However worthy its aims, "No Child Left Behind" is creating what many school officials fear will become a logistical nightmare. Because of technical complications, results from next winter's tests won't be available until eight months later. That's too late, local officials say, for scores to be used in deciding which students should be offered remedial tutoring in summer school.

Nor will districts have an easy time finding the money for extra tutoring.

Starting in 2002, when "No Child Left Behind" was signed into law, there was a substantial jump in federal Title I money earmarked for remedial instruction. This year, however, the flow of federal aid has dropped off in response to other budget demands, including the fighting in Iraq.

Michael Mostow, superintendent of Patchogue-Medford schools, says his system is getting about 10 percent less Title I money this year than last -- a loss of $100,000. "We've diverted over a million dollars to testing in this year's budget," he said. "I think it's the tail wagging the dog."

Time required to complete the new tests will range from 1 1/2 hours to three hours. The English tests will contain reading, listening and writing sections, as in the past.

Renewed attention to grammatical rules represents a turnaround from the 1960s, when many schools and colleges de-emphasized the subject. In recent years, some teachers have even called for reviving the once popular practice of diagramming sentences -- breaking them down into parts such as nouns and predicates.

Experts warn, though, against treating grammar as a separate subject, saying this should be taught as an integral part of writing.

"Students need to be able to put together a sentence with a natural rhythm and flow," said BrendaJoyce Scott, an assistant superintendent for curriculum, assessment and instruction in North Babylon. "And then, they will enjoy writing."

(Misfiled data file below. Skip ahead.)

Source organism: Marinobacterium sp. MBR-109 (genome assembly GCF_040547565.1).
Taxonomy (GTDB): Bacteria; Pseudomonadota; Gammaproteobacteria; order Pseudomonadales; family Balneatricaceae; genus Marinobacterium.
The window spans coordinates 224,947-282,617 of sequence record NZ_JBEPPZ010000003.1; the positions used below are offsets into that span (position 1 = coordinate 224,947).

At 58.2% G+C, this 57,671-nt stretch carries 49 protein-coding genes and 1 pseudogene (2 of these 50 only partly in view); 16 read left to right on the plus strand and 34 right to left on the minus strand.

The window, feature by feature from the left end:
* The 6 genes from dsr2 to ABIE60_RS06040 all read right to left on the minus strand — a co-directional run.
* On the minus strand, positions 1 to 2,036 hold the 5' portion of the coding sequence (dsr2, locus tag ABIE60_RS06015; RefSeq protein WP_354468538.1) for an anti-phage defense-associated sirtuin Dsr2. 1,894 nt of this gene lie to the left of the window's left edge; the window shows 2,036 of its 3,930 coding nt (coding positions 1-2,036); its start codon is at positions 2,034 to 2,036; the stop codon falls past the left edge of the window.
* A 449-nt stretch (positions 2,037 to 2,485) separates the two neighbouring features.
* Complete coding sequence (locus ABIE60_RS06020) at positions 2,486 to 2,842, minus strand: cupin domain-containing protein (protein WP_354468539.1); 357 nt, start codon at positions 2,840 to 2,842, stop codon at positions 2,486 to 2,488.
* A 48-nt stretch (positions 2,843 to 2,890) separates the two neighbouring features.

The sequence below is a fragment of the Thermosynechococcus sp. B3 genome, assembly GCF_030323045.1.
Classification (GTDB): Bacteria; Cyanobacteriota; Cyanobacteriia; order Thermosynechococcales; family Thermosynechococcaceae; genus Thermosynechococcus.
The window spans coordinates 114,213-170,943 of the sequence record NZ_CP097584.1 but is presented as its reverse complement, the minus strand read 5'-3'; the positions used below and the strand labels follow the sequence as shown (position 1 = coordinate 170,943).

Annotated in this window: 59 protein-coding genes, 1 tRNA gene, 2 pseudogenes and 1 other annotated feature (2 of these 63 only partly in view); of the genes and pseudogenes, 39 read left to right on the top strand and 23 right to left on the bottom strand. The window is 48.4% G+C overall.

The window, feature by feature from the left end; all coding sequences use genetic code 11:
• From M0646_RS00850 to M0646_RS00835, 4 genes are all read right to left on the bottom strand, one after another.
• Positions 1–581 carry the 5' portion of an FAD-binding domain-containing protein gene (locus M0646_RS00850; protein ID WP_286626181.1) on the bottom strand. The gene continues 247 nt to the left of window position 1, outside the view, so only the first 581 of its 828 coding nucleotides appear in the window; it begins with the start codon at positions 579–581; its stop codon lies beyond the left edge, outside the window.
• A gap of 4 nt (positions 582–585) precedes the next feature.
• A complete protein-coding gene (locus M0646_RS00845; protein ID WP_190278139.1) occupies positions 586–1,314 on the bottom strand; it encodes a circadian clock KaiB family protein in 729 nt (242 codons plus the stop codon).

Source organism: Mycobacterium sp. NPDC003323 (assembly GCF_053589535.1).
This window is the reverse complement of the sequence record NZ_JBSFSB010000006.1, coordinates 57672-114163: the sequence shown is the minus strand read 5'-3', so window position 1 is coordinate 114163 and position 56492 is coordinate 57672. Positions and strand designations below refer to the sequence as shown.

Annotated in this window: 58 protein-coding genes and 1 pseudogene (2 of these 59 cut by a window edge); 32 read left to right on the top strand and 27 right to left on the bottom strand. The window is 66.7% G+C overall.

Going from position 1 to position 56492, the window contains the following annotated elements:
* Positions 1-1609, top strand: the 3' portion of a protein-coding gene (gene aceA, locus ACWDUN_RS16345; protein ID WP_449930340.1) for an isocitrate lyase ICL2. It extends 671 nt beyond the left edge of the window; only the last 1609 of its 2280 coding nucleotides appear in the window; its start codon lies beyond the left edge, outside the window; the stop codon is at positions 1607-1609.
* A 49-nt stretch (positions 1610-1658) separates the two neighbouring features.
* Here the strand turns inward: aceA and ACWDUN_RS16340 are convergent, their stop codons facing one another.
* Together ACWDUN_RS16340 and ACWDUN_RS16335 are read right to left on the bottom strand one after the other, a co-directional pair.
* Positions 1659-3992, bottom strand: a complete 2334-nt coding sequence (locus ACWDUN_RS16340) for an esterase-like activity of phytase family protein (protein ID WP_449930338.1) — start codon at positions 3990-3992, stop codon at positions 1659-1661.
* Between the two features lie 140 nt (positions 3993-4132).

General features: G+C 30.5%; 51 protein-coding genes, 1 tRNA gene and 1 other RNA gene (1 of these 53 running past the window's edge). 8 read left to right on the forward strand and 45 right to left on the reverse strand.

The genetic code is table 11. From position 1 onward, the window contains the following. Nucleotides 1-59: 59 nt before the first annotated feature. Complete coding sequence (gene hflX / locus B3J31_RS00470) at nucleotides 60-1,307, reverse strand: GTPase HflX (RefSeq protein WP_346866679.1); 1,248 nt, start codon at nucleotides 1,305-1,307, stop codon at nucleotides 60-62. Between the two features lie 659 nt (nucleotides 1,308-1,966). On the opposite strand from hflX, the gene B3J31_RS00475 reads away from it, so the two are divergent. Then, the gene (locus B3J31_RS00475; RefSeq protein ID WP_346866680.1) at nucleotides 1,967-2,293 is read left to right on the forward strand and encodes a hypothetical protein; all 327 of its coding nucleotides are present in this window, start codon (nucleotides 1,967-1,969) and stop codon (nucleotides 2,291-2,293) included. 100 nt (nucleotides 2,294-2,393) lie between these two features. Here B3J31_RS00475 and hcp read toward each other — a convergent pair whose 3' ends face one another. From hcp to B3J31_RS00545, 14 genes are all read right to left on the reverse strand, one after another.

North Babylon is preparing to teach more grammar, nonetheless. This year, for the first time, all elementary grades in the district will use new reading books published by McGraw-Hill, the same corporation that is producing the state's English and math tests. Reading books on each grade level will be accompanied by a grammar workbook.

"No Child Left Behind" has proved lucrative for giant publishers such as Manhattan-based McGraw-Hill. The firm holds a five-year, $20-million contract with New York, one of 23 states where it provides tests. McGraw-Hill and other test publishers have lobbied vigorously for student assessment programs at national and state levels.

FairTest, a nonprofit group based in Massachusetts that lobbies for testing reforms, contends that test publishers have pushed their products too fast. This has resulted, according to FairTest and other testing critics, in numerous problems, including delays in scoring.

McGraw-Hill executives deny this, as do state education officials. They insist the long lead time required for scoring simply reflects their determination to do the job in a manner prescribed by professional standards.

Said David Abrams, the state's assistant commissioner for educational assessments, "These are standards you can't rush."

— John Hildebrand